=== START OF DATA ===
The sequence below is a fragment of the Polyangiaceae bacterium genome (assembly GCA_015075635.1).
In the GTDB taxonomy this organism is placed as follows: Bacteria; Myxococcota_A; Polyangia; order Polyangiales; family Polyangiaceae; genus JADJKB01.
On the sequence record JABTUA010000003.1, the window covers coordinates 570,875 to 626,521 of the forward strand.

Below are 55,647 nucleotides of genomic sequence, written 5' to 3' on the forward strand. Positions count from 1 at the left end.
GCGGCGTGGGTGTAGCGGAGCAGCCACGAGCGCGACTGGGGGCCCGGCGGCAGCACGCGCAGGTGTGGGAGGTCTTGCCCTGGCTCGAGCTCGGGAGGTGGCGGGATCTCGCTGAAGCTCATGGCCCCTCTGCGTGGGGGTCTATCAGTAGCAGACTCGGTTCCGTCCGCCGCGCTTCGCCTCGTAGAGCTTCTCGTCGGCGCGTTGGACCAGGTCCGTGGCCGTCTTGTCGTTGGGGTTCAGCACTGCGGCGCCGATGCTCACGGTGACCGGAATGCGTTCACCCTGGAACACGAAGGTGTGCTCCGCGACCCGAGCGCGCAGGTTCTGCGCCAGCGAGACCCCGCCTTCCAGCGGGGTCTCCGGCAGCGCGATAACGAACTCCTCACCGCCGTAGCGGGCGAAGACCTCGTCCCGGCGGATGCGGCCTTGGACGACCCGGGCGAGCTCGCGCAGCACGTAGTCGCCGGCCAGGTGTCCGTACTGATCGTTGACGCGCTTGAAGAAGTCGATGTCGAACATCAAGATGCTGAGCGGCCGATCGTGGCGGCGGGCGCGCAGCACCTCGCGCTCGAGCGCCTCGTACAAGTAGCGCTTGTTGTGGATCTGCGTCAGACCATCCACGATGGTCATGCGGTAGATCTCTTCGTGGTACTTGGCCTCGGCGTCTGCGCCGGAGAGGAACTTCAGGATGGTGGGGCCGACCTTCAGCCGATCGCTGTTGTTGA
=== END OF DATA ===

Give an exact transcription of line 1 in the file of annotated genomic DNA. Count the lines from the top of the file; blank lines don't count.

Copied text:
The sequence below is a fragment of the Polyangiaceae bacterium genome (assembly GCA_015075635.1).